Book Review: The Selected Poems of Wendell Berry
by, 03-23-2012 at 09:59 AM (901 Views)
Note: This review was also posted on the forum. . . .
On the first day of a graduate seminar in literature, our professors would often tells us about their creation of the syllabus. We'd hear the rationale for the course, the course objectives, the student responsibilities (all pretty bland and standard stuff). And then we'd hear the most interesting part: what books/authors were left out. . . .the just didn't make the cut list. I took notes like hell during this part. Those were the guys (and gals) that I wanted to read. Bad.
Well, in a seminar on American nature writing, one of those "didn't make it" authors was the contemporary American poet Wendell Berry. And I finally got around to reading some of his work in his Selected Poems of Wendel Berry -- sort of the greatest hits of a didn't cut it poet.
I'll cut this review to the wheat: there are some great poems here and many average ones. Stylistically -- Berry mostly chooses free verse, though there are a few poems in the selection that employ traditional meter and rhyme. The selection is also a blend of shorter lyric poems and some longer poems that span up to about 30 pages. Generally, I preferred the short lyrics with one exception -- the longest poem in the collection -- "Window Poems", which was a mediation on observer, observing, and the act of observation with a single window as the literal and metaphorical focal point of the poem. Imagine if Wallace Stevens had given us 37 "Ways of Looking at a Blackbird" instead of just 13. That's what it was like, and I was glad for it.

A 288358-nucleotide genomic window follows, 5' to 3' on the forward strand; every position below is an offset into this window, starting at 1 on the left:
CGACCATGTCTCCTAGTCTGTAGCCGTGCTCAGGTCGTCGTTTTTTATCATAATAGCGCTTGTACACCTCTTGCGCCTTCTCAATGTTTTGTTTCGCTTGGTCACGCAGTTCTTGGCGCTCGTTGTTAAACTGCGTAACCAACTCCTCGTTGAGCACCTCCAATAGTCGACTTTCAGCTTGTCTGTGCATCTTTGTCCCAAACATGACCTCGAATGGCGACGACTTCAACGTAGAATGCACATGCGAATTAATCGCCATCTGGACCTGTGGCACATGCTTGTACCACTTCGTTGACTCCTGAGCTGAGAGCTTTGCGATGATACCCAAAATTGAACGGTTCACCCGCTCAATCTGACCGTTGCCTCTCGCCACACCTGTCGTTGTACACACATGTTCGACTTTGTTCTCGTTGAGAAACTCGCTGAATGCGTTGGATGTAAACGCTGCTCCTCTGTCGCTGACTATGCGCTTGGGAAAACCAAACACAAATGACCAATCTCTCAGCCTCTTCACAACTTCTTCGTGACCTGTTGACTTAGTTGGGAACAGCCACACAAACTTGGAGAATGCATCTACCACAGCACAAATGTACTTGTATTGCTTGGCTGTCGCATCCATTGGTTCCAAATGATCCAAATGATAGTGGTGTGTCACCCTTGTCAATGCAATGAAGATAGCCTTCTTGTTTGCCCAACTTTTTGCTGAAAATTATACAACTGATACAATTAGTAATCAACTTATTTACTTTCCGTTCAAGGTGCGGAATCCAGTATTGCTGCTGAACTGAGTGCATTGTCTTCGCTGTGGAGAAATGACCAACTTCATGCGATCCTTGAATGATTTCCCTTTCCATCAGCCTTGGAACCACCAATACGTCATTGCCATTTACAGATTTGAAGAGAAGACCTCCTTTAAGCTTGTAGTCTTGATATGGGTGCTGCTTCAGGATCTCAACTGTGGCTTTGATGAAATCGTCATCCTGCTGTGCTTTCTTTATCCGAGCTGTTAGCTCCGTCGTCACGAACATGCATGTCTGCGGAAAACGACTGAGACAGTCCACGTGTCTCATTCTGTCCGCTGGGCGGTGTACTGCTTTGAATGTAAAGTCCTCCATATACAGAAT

Thematically, Berry's work focuses on issues of stability, pastoral, and marriage -- simplicity is the rock upon which each poem balances. Of the short lyrics, I enjoyed "The Wild Geese", "Stay Home", "Throwing Away the Mail", "The Peace of Wild Things", and "The Vacation" best. But there were a lot of good ones.
Final assessment: 7/10 sycamore trees.